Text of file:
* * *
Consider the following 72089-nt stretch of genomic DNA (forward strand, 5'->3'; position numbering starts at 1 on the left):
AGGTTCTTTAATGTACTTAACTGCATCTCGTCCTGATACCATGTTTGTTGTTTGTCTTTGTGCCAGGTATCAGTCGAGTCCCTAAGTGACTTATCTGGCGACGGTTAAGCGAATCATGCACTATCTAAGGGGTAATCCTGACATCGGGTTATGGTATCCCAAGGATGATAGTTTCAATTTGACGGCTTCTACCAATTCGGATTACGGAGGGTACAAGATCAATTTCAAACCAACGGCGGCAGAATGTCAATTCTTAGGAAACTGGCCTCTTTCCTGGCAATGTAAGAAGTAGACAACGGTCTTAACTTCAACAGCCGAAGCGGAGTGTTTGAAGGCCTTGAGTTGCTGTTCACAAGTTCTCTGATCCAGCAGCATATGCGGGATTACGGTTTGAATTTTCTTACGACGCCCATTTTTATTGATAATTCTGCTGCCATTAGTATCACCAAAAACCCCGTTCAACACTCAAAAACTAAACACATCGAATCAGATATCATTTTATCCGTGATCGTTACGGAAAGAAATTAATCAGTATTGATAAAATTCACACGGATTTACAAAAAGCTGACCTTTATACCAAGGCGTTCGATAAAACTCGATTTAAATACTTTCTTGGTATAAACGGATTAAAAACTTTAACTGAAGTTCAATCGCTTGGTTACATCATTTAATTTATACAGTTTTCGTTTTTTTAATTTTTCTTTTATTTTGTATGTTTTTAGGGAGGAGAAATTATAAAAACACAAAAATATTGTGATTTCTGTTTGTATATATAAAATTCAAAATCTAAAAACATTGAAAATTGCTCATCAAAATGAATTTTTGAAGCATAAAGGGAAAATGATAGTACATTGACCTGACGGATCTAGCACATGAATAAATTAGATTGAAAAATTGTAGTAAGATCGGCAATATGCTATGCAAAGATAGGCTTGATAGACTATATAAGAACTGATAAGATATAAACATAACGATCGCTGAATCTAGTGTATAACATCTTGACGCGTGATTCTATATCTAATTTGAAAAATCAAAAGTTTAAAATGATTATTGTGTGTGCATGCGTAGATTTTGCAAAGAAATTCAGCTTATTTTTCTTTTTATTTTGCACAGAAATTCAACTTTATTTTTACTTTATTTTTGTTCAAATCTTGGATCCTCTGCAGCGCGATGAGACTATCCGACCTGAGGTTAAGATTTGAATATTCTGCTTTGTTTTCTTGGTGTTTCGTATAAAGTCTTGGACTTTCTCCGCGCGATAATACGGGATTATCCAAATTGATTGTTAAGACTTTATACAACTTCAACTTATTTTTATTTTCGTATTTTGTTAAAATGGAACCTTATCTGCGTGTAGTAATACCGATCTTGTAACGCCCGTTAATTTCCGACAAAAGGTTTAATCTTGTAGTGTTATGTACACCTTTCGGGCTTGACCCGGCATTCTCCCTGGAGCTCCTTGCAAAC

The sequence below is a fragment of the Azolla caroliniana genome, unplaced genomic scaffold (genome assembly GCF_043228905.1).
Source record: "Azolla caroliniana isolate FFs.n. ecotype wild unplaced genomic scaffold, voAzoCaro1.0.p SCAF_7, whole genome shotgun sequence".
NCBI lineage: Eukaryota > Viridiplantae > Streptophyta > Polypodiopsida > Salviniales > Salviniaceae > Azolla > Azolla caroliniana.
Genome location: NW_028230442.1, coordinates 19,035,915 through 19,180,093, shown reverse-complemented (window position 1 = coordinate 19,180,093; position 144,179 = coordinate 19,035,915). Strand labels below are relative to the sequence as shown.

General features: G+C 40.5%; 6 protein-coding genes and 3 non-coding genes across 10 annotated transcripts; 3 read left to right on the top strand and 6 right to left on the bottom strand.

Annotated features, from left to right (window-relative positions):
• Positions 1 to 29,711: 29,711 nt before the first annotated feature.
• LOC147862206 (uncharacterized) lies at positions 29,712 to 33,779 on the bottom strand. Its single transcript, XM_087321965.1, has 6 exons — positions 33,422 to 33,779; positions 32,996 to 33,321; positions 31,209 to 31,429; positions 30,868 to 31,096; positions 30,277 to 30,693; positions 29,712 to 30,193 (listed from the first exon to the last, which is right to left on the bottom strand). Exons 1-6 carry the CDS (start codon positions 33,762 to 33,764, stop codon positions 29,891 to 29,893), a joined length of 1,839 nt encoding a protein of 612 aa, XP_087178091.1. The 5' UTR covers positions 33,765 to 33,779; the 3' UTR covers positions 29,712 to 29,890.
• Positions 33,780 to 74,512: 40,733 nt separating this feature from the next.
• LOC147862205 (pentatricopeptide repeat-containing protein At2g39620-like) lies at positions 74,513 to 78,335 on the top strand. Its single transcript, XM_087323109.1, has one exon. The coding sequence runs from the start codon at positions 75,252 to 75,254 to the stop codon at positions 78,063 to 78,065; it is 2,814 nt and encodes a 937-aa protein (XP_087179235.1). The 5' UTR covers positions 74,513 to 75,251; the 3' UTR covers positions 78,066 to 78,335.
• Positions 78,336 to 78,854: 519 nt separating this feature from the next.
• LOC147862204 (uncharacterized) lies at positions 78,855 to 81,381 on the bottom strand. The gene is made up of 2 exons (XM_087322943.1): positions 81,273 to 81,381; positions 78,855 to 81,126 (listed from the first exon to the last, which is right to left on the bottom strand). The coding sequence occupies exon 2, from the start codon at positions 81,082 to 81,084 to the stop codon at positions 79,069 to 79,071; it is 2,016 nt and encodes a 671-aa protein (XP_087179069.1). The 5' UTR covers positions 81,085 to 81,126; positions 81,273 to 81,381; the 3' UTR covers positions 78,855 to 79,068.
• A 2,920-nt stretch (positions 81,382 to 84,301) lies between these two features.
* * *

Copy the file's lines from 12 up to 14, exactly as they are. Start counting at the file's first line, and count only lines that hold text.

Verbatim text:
• LOC147862205 (pentatricopeptide repeat-containing protein At2g39620-like) lies at positions 74,513 to 78,335 on the top strand. Its single transcript, XM_087323109.1, has one exon. The coding sequence runs from the start codon at positions 75,252 to 75,254 to the stop codon at positions 78,063 to 78,065; it is 2,814 nt and encodes a 937-aa protein (XP_087179235.1). The 5' UTR covers positions 74,513 to 75,251; the 3' UTR covers positions 78,066 to 78,335.
• Positions 78,336 to 78,854: 519 nt separating this feature from the next.
• LOC147862204 (uncharacterized) lies at positions 78,855 to 81,381 on the bottom strand. The gene is made up of 2 exons (XM_087322943.1): positions 81,273 to 81,381; positions 78,855 to 81,126 (listed from the first exon to the last, which is right to left on the bottom strand). The coding sequence occupies exon 2, from the start codon at positions 81,082 to 81,084 to the stop codon at positions 79,069 to 79,071; it is 2,016 nt and encodes a 671-aa protein (XP_087179069.1). The 5' UTR covers positions 81,085 to 81,126; positions 81,273 to 81,381; the 3' UTR covers positions 78,855 to 79,068.